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There’s a big problem with the 4G mobile networks and the hackers are taking advantage of it. It seems that they can track someone’s location on Facebook and WhatsApp, by using anonymised identifiers with which the user is connecting to a network. An anonymised identifier is a temporary number called a Temporary Mobile Subscriber Identity and it contains eight digits which the network uses to identify the device. The hackers are using this number and when its owner connects to the network, they are able to detect the device’s location.

If you added someone to your list of friends on Facebook and you’re sending a message, he/she will receive it in the Inbox folder. If you’re sending a message to someone you haven’t added, most likely, that message will end up in the Other folder, which will trigger a paging request from a network and it contains the location information related to that particular TMSI number.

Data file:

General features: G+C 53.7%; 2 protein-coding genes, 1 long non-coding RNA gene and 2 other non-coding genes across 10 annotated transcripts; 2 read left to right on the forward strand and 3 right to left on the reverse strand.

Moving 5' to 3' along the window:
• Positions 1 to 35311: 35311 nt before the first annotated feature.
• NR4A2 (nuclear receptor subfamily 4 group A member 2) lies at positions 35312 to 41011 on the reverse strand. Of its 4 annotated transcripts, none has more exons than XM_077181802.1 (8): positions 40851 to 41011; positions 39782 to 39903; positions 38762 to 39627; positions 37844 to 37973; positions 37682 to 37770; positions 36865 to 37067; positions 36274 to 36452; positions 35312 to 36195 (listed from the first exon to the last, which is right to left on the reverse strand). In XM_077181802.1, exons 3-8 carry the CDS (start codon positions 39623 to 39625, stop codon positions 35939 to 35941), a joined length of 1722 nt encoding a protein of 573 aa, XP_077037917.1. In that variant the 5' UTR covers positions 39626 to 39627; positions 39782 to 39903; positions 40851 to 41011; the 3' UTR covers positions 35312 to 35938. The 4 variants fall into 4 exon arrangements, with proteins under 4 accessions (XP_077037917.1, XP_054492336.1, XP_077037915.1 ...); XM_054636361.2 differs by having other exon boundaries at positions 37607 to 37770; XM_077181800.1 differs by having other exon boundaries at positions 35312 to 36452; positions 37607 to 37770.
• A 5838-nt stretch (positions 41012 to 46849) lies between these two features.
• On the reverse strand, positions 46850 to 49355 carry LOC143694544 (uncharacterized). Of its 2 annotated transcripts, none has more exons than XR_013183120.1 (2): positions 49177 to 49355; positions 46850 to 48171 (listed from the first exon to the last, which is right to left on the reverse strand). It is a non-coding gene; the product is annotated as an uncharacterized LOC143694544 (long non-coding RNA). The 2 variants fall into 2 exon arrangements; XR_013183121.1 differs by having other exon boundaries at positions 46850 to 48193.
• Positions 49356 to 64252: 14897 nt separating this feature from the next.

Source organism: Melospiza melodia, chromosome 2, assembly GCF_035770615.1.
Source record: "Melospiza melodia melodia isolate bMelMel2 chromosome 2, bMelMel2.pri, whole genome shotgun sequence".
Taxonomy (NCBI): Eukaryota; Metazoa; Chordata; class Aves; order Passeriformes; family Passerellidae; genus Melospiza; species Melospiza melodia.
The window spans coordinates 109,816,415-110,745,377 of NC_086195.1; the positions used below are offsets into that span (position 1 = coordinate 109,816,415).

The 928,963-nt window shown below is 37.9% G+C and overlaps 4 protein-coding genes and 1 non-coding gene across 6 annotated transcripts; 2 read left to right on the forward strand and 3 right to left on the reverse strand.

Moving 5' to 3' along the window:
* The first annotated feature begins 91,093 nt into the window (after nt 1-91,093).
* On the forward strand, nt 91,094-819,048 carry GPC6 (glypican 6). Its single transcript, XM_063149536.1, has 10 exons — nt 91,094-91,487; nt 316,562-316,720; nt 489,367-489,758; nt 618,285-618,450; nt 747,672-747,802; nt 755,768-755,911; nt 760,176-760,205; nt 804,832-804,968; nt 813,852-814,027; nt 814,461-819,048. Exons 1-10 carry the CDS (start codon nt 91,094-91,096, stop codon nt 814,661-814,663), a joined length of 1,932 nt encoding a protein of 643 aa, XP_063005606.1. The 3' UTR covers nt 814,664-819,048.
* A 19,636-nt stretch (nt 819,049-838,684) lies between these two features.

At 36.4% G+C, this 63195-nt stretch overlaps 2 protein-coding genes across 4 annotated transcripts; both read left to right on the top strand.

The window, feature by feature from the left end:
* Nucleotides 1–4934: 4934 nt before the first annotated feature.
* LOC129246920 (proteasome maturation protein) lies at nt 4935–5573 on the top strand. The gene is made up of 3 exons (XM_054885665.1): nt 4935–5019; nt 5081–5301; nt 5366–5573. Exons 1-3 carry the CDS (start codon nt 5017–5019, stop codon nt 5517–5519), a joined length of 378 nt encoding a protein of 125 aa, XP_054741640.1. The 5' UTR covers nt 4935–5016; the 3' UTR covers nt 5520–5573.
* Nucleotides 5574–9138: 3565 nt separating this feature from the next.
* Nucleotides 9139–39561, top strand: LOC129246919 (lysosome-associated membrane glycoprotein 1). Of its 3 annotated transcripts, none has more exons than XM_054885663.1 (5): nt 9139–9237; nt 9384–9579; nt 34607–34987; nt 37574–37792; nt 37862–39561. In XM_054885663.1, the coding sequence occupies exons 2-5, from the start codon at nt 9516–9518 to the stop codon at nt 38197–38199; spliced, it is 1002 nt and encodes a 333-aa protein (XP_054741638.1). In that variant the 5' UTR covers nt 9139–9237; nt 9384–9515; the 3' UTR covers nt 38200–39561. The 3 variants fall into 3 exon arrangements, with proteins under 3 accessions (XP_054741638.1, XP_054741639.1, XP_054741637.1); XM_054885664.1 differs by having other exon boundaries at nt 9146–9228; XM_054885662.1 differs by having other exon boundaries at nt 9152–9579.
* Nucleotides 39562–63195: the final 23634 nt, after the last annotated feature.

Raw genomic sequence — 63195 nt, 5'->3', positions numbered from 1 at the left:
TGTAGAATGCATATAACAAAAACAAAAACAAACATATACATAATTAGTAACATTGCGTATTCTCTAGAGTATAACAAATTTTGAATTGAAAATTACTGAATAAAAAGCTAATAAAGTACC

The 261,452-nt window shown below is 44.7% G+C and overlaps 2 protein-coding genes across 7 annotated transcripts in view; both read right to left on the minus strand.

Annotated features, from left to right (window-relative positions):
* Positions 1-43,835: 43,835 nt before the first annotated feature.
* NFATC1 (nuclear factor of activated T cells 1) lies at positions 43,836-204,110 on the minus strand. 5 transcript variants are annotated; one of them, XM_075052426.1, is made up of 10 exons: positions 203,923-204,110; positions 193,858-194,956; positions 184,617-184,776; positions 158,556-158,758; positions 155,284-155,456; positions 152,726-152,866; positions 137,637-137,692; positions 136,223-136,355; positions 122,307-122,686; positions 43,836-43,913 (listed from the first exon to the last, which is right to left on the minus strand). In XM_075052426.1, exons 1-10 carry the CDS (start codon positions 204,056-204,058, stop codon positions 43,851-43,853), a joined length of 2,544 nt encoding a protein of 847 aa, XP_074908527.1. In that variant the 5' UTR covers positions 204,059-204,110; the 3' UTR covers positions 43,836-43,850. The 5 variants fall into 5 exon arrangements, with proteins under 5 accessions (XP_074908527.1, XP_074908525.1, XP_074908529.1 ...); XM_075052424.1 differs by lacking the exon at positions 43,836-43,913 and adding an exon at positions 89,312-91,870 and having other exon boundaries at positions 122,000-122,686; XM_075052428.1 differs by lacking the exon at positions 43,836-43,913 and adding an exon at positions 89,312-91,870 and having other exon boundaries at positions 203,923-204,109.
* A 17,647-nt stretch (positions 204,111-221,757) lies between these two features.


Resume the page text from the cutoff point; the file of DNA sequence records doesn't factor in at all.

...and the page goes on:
WhatsApp has the typing notification feature, which informs the users that his contact is composing a message, but when this happens, the connection is triggered. The hacker who knows your number will send you a message and if you’ll start typing, this will trigger the connection and will issue a paging request containing the location data. If the hacker lives nearby, in an area of 2 square kilometers, he will easily track your location. When it comes to the 2G and 3G networks, the tracking area is only around 100km2 and this doesn’t represent a big security issue.

Some researchers from Aalto University, the University of Helsinki, Technische Universitat Berlin and Telekom Innovation Laboratories are warning the Facebook and WhatsApp users that the hackers are monitoring the signals with some easily-accessible network hardware. If the TMSIs would refresh more often, not every three days, the users’ privacy would be more protected and these incidents wouldn’t be possible.